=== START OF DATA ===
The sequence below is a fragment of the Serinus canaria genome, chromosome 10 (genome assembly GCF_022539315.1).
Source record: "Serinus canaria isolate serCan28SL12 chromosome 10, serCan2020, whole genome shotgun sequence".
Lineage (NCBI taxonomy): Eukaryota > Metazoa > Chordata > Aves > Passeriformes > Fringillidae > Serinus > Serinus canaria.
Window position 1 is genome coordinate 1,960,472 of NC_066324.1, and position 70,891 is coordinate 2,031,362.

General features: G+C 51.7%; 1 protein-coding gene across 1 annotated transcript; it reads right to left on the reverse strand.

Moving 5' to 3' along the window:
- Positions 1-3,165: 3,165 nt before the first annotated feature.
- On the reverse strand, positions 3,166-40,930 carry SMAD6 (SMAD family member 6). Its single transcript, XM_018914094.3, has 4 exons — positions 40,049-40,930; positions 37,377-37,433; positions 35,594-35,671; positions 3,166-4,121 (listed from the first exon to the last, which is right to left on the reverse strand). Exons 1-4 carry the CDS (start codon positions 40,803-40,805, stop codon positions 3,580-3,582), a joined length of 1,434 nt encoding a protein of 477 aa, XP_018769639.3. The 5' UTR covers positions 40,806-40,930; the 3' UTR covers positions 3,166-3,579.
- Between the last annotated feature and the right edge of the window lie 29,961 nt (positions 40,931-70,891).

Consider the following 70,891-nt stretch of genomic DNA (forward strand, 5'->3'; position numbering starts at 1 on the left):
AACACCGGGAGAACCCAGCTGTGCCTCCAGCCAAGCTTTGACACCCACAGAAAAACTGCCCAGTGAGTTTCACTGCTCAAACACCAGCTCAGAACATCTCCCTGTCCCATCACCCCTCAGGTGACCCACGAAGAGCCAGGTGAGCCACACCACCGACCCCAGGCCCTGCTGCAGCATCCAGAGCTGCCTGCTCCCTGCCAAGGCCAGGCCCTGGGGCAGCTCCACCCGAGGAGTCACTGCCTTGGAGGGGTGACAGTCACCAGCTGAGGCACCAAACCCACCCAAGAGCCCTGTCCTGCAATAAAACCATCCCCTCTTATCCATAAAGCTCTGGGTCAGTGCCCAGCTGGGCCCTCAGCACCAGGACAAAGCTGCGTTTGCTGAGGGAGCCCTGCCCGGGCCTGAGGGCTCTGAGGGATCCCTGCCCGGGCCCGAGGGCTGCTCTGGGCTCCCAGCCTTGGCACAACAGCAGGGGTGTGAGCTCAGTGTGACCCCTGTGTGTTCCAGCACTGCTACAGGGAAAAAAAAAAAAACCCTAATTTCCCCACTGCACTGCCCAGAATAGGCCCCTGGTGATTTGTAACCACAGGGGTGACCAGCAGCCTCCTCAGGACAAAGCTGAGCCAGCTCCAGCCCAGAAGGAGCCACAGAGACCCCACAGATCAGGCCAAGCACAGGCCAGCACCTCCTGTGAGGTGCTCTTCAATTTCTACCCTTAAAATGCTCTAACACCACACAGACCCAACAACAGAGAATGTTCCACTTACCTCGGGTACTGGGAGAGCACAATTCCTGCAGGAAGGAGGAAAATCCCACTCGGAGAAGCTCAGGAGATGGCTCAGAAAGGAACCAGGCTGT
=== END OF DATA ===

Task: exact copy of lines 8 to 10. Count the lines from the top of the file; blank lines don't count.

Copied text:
- On the reverse strand, positions 3,166-40,930 carry SMAD6 (SMAD family member 6). Its single transcript, XM_018914094.3, has 4 exons — positions 40,049-40,930; positions 37,377-37,433; positions 35,594-35,671; positions 3,166-4,121 (listed from the first exon to the last, which is right to left on the reverse strand). Exons 1-4 carry the CDS (start codon positions 40,803-40,805, stop codon positions 3,580-3,582), a joined length of 1,434 nt encoding a protein of 477 aa, XP_018769639.3. The 5' UTR covers positions 40,806-40,930; the 3' UTR covers positions 3,166-3,579.
- Between the last annotated feature and the right edge of the window lie 29,961 nt (positions 40,931-70,891).

Consider the following 70,891-nt stretch of genomic DNA (forward strand, 5'->3'; position numbering starts at 1 on the left):